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Multi faceted drill bits - really necessary?

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JasonB27/06/2019 11:18:24
17821 forum posts
1948 photos
1 articles

On the subject of drills I would say a beginner would be best off buying a reasonably priced set and then as they need replacing top up with better quality ones particularly in the commonly used sizes eg whole and half millimeter plus tapping sizes. The others that you may not use so much replace as budget allows.

When I started off individual drill bits were bought as and when needed from the local tool shop with pocket money or a twist of Dad's arm. That was back in the day when ME show was over the Christmas - New Year period so a set or two of unbranded drills followed as Xmas presents, probably still got 50% of the original bits some 35yrs on. Over the last few years as I have been spending a bit more time on this hobby the worn or rarely broken ones have mostly been replaced with the above mentioned Dormer (not Brittish made).

Even then I tend to wait until they are on offer from one of the suppliers or keep an eye out for boxes of the sizes I am likely to use most at the shows where they can be picked up at good prices and should have enough now to last me quite a while. I still don't always get Dormer as although I could quite easily go out and spend a few hundread on new boxed sets of all the sizes or even individuals I do think twice about the cost of there drills as the sizes go up so may got to another brand like Guhring.

Similar applies to Stub drills which I like as they save me cranking the head up on the mill all the time as well as being less flexible so they cut straighter and combined with the split point can in most cases be started without spotting/punching though I still do that for critical holes. As mentioned above I only have them in common sizes and the larger few in more economic brands.

I'm happy with my workshop which is mostly far eastern equipped and feel selective purchase of tooling makes a more cost effecting improvement than spending out lots on fancy machines and then scrimping on the item that actually does the cutting. Hardest thing for those entering the hobby is finding reasonable tooling at reasonable prices of which there is plenty from the far east but there is also a good amount of poor stuff that you may or may not get when buying at the very cheap end of the scale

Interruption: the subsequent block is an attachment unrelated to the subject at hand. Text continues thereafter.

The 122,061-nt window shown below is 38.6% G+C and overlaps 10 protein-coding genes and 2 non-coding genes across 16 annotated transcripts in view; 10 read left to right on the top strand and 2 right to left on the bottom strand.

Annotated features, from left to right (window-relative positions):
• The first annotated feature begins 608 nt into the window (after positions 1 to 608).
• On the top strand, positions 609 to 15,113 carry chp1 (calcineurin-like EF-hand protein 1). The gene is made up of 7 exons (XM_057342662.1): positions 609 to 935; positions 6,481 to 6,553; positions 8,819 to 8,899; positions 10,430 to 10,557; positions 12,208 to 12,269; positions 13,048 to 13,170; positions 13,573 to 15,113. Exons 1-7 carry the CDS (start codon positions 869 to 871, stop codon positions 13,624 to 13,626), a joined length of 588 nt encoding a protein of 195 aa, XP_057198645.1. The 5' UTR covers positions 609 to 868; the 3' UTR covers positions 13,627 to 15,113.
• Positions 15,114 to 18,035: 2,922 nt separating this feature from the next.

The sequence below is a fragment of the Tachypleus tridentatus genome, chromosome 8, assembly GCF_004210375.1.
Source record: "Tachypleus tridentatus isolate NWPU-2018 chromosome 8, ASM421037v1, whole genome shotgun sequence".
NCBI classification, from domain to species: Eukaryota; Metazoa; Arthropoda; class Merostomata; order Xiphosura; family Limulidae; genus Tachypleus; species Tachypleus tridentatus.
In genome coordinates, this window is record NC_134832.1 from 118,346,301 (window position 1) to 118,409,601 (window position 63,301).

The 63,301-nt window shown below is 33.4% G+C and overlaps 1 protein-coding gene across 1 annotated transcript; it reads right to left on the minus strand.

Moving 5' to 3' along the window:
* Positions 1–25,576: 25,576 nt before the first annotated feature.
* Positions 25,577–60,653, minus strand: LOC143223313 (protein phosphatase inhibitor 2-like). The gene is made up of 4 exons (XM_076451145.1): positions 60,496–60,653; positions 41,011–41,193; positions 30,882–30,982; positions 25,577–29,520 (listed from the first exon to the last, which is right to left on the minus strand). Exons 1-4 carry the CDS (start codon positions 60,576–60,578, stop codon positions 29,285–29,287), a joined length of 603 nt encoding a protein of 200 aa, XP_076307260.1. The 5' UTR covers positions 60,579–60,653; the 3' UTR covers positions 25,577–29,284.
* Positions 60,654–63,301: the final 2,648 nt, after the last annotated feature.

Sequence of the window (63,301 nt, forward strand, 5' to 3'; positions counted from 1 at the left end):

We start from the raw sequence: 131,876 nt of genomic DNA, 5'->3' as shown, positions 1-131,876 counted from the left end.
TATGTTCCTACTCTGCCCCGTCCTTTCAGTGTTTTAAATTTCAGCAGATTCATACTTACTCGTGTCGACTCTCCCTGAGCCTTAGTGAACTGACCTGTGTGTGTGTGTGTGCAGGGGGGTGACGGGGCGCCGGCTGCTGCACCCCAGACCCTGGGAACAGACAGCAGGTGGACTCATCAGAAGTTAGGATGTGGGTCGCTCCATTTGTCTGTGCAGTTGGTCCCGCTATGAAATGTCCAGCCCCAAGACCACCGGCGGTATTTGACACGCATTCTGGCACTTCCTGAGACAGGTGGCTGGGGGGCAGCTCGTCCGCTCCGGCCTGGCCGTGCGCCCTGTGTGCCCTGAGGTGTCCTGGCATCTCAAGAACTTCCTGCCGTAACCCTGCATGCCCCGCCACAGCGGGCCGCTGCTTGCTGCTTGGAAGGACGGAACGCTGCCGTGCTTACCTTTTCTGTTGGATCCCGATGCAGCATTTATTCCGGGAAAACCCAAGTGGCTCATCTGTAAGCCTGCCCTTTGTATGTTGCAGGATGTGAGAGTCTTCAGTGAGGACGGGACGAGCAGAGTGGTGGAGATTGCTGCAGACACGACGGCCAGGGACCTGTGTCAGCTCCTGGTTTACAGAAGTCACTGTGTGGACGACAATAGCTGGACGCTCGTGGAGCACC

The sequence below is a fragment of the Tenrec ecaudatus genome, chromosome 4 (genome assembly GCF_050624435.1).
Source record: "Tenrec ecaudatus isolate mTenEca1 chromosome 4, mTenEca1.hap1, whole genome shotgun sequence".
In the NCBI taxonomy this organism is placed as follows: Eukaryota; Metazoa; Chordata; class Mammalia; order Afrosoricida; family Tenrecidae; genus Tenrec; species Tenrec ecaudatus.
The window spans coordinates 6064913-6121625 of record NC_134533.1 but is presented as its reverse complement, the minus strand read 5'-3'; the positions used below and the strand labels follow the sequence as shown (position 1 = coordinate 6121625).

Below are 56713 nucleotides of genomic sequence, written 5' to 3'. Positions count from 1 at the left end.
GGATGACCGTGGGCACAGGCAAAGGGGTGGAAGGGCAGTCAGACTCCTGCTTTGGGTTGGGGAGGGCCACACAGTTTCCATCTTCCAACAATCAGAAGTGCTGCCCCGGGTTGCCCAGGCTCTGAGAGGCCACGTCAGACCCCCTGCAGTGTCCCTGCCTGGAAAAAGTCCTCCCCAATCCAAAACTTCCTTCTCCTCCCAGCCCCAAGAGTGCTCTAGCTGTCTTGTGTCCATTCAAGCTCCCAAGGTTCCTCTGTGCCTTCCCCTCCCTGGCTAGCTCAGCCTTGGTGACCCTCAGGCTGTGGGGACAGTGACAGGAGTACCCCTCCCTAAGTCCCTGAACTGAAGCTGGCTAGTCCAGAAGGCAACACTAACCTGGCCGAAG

Howard Lewis29/06/2019 10:34:10
3127 forum posts
2 photos

With regard to the comments about the clearance of four facet drills; a thought.

An End Mill with spiral flutes is effectively a four facet drill with a flat end, rather than the usual 118 degrees of a twist drill. And they work OK.

Twist drills ground with four facets cut extremely well, and with less effort than "round ended" ones, for the reason that Jason gave. The central chisel point has minimal are so the pressure generated by the axial force applied, is enormous, and the point cuts despite the minimal cutting speed.

D A G Brown made jigs, to allow drills to be four facet ground on a flat abrasive.

It ought to be possible to make up two jigs, in which the drill could be clamped at the appropriate clearance angle to be moved across the face of the wheel on a bench grinder to give a four facet effect.

Of course, using a cutter grinder is the ideal way.

Not having one, would the Eccentric Engineering sharpening device provide such a fcailty? Iwners/Users comments?


David Caunt02/07/2019 22:26:19
25 forum posts
7 photos